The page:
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What Exactly Does It Mean to Achieve (Gay) “Equality”?

Posted by B. Daniel Blatt at 10:04 pm - December 20, 2010.
Filed under: Blogging,Blogress Divas,Gay Politics

In her thoughtful post on a new gay group called “Equality Matters” (wish someone had instead created “Freedom Matters”), Ann Althouse gets at one reason, I believe, Democrats tried to keep DADT repeal on the back burner:

The Democratic Party gets a political advantage by looking like a repository of hope. But would gay people continue to favor Democrats if the Democrats actually followed through and satisfied those hopes? There’d be some gratefulness, but — unless Republicans succumb to the temptation to say mean things — wouldn’t gay people melt into the general population and, from that point on, vote based on what they thought about economic policies, national defense, environmental issues and so forth? Achieving equality would liberate gay people in may ways, but one of those ways would be that they could vote for Republicans if they agreed with them about issues other than gay rights issues.

She’s onto something.  Just read the whole thing.  And as usual, the comments, if you have a moment, are worth your while.

Wise though this blogress diva may be, she leaves out two things (1) the extreme partisanship of many gay activists and leaders who insist that adopting left-wing politics is part and parcel of the coming out experience (lest you remian a “self-hating” homosexual) and (2) the amorphous nature of the idea of “achieving equality” (what does that mean?).

Despite the numerous bills the California legislature has passed at the behest of “Equality California,” that gay auxiliary of the California Democratic Party keeps lobbying for more laws, either mandating more state spending or encroaching ever more on the liberties of individuals and private (and public) associations.

Better than focus on this amorphous notion of equality which seems to require an ever-expanding state, let’s instead focus on protecting our liberty — or in the case of America today, rescuing that liberty from those who seek to take it away in order to further “social justice” (another amorphous concept).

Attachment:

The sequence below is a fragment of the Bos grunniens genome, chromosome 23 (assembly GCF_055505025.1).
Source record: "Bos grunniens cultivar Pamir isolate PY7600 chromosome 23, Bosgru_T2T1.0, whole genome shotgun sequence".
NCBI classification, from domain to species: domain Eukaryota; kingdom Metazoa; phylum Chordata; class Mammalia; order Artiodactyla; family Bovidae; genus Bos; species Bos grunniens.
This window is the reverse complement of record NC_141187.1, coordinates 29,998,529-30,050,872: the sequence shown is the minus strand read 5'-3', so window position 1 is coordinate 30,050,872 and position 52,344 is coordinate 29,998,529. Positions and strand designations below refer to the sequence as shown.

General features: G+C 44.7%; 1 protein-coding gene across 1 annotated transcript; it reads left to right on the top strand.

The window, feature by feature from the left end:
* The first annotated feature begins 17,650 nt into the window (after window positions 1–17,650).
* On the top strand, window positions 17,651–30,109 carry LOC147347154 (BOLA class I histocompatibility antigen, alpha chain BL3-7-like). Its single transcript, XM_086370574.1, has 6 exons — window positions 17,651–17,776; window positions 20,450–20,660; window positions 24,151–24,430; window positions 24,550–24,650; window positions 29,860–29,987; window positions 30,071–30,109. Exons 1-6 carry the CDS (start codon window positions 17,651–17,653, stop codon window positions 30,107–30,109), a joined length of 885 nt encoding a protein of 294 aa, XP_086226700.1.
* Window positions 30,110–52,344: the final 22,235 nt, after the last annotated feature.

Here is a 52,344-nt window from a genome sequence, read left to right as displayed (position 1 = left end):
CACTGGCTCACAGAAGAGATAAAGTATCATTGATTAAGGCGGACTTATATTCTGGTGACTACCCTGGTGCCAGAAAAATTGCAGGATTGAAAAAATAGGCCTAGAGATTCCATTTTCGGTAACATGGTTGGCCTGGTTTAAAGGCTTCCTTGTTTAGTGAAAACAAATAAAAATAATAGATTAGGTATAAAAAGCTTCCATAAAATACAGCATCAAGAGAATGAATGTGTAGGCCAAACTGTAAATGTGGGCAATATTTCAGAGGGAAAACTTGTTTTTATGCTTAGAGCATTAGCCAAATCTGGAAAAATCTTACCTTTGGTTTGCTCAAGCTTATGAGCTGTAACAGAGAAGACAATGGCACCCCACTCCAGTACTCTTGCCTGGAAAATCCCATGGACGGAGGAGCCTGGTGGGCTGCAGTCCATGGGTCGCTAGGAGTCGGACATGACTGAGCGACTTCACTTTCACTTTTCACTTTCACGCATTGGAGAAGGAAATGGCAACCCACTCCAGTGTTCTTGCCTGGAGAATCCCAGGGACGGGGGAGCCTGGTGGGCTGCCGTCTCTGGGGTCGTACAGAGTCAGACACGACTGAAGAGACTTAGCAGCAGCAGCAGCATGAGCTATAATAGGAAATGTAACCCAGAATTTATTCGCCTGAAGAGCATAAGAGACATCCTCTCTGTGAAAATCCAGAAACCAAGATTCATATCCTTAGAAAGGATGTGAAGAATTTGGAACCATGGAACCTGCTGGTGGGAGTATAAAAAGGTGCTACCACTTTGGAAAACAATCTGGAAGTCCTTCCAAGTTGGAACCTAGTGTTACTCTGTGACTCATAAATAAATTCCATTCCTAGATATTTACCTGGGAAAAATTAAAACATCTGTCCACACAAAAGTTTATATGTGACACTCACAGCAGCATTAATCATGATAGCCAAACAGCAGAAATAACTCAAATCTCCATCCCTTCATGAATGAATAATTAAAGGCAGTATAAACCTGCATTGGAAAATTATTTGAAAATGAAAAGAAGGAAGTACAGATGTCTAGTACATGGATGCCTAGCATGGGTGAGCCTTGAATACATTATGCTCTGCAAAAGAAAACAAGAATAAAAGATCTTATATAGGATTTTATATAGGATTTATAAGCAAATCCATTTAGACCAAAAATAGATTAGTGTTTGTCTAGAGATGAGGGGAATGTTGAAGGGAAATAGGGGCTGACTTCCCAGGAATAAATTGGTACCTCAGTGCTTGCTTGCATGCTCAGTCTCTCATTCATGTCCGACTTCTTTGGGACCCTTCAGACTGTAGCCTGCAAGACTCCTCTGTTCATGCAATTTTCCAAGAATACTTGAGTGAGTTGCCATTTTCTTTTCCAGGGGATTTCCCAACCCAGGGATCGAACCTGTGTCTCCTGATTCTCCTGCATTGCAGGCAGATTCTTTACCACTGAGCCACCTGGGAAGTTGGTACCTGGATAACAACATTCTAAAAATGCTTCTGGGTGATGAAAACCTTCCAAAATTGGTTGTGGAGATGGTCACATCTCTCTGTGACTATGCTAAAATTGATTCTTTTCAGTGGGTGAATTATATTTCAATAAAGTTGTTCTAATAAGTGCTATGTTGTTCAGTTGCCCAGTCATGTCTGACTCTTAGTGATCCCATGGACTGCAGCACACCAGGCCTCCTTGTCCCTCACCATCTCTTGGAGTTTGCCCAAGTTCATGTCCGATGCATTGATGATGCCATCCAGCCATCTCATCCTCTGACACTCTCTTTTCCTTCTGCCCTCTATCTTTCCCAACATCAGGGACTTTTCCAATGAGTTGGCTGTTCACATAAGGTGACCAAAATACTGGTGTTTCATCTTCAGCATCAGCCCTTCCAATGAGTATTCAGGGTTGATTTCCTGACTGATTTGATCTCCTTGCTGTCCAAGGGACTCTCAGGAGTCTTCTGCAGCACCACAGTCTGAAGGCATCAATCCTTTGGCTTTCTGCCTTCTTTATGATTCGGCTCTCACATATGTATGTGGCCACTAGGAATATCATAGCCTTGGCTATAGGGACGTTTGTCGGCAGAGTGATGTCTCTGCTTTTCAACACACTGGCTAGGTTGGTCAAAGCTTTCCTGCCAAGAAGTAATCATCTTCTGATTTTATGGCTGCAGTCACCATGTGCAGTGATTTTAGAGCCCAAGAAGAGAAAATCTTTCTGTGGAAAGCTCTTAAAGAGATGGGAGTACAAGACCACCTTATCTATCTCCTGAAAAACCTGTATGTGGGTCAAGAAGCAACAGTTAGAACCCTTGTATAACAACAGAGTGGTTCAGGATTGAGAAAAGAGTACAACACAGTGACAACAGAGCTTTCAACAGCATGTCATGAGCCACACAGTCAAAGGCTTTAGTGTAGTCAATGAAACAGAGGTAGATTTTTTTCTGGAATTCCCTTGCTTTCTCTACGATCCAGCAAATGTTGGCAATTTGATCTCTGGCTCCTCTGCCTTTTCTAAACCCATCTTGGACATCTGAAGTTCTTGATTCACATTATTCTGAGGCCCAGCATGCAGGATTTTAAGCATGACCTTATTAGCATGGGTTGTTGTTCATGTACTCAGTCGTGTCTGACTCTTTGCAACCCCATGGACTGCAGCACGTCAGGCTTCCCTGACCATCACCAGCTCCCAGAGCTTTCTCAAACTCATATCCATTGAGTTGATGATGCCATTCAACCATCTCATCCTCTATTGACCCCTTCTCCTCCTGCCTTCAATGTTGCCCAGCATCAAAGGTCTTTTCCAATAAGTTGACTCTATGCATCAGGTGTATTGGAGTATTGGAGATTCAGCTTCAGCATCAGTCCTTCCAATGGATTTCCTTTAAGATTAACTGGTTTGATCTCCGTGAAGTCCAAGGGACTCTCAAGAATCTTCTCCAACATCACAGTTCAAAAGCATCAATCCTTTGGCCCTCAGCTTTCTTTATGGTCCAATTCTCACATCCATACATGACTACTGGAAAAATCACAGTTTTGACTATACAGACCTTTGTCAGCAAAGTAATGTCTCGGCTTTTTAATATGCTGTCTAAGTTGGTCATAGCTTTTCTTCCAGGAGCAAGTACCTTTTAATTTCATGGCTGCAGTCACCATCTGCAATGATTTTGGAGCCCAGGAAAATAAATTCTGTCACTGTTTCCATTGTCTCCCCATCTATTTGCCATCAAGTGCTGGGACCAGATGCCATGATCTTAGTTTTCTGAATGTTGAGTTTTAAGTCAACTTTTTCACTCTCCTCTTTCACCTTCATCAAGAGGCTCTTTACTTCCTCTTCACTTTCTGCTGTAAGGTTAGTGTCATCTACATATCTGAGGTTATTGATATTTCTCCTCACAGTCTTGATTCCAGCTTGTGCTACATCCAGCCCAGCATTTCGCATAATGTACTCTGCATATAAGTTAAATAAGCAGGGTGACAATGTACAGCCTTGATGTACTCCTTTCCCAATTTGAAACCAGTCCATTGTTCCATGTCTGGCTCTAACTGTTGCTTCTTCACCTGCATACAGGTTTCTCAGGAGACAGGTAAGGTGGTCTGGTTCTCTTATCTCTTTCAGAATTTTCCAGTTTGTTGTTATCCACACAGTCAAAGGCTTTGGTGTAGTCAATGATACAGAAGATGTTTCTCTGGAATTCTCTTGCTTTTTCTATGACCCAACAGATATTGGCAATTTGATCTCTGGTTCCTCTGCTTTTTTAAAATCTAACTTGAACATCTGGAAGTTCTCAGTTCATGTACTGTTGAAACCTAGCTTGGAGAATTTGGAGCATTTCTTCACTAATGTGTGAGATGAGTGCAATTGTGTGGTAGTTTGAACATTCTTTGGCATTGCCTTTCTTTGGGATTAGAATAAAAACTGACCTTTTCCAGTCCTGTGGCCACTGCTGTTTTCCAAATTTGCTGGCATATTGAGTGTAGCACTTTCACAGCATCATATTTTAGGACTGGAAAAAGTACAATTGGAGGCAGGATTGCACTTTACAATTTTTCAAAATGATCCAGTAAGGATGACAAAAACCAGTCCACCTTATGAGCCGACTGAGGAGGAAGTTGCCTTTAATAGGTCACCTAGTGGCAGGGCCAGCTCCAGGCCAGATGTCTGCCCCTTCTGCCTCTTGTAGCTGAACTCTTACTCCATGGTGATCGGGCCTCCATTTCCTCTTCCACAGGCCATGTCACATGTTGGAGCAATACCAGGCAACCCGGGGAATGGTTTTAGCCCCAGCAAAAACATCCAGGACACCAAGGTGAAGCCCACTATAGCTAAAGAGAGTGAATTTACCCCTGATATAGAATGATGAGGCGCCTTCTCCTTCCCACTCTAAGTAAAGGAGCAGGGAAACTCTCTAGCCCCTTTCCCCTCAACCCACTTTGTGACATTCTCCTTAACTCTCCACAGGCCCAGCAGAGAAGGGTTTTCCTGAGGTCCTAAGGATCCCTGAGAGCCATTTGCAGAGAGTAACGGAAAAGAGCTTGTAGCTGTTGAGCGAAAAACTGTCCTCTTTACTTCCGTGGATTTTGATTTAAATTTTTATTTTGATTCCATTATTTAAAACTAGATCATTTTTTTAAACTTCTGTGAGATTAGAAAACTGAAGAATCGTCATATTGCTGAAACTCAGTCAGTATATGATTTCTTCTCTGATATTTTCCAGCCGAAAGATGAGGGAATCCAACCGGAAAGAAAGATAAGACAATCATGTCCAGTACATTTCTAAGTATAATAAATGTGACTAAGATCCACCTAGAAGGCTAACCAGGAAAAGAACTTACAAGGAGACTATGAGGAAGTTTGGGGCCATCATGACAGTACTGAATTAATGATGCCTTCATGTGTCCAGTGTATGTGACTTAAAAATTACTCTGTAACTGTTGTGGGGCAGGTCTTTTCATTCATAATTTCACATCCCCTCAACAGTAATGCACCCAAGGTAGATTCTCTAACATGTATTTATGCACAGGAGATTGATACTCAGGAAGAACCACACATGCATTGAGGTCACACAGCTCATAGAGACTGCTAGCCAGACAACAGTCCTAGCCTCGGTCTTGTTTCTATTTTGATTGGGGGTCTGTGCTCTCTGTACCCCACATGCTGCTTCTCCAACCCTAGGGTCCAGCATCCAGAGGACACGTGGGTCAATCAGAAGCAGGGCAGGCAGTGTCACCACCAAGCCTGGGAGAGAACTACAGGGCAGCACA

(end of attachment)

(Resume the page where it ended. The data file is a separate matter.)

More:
Nieces & the “princess phase”

Posted by B. Daniel Blatt at 6:26 pm - December 20, 2010.
Filed under: Family,Holidays,Movies/Film & TV

Last week (on the advice of a legendary Hollywood producer of kids’ television), I watched the latest (and, despite reports, not last) Disney princess movie, Tangled. It was wonderfully Disney, very sweet, very touching and often very funny (e.g., the scene in the “Snuggly Duckling”).

Perhaps, I enjoyed it more because I imagined how my soon-to-be three-year-old niece would love it, recalling how her face lit up when each of the Disney princesses came up to our table at Ariel’s Grotto in Disney’s California Adventure this past July.  I wondered that she, like her sister and each of her cousins once did, is going through this princess phase, getting all goofy over such Disney movies and dressing up in regal regalia.

It’s not just my nieces.  On Saturday, Glenn Reynolds, linking an insightful piece by Virginia Postrel wrote that his “4-year-old niece is getting a princess costume for Christmas, because that’s what she’s into these days.”  “Why,” Postrel asks, “in a society without princesses, does this archetype remain so intensely glamorous to girls with all sorts of backgrounds and personalities?”  Great question.  I’m not quite sure the answer, but I will note that it has been fun watching my nieces go through the princess phase while their brothers and male cousins invariably pass through the superhero phase.

DADT Repeal Strengthens Commander’s Hands?

In an earlier thread, a reader brings up a legitimate beef regarding the treatment of gay and lesbian servicemembers in a post-DADT world. His concern stems from a situation that happened when he was on active duty in the Navy:

It’s been my experience observing Gay sailors when I was in the Navy, that they’re perfectly fine when they’re sober. When they get drunk, they let it all hang out.

One guy [presumably* one of these gay sailors] on our ship got wasted, and decided to suck off some guy who was sleeping in his bunk. Needless to say, when the guy woke up he was rather upset. Created a huge stir on our ship for weeks.

But because of PC attitudes, even way back in the early 1980s, the Gay guy only got a slap on the wrist.

Now, I can’t speak for the commentor’s leaders, but I will say that military commanders (especially aboard a ship) normally exercise a great deal of latitude in dealing with issues of conduct within their units. Sometimes, however, their hands are tied.

Don’t Ask, Don’t Tell would certainly have tied the hands of this commander given this incident. Again, I can’t speak for the commander’s decision, or the whole scenario, but it’s altogether possible that something other than “PC attitudes” was behind his choice to only give “a slap on the wrist” to the offending sailor.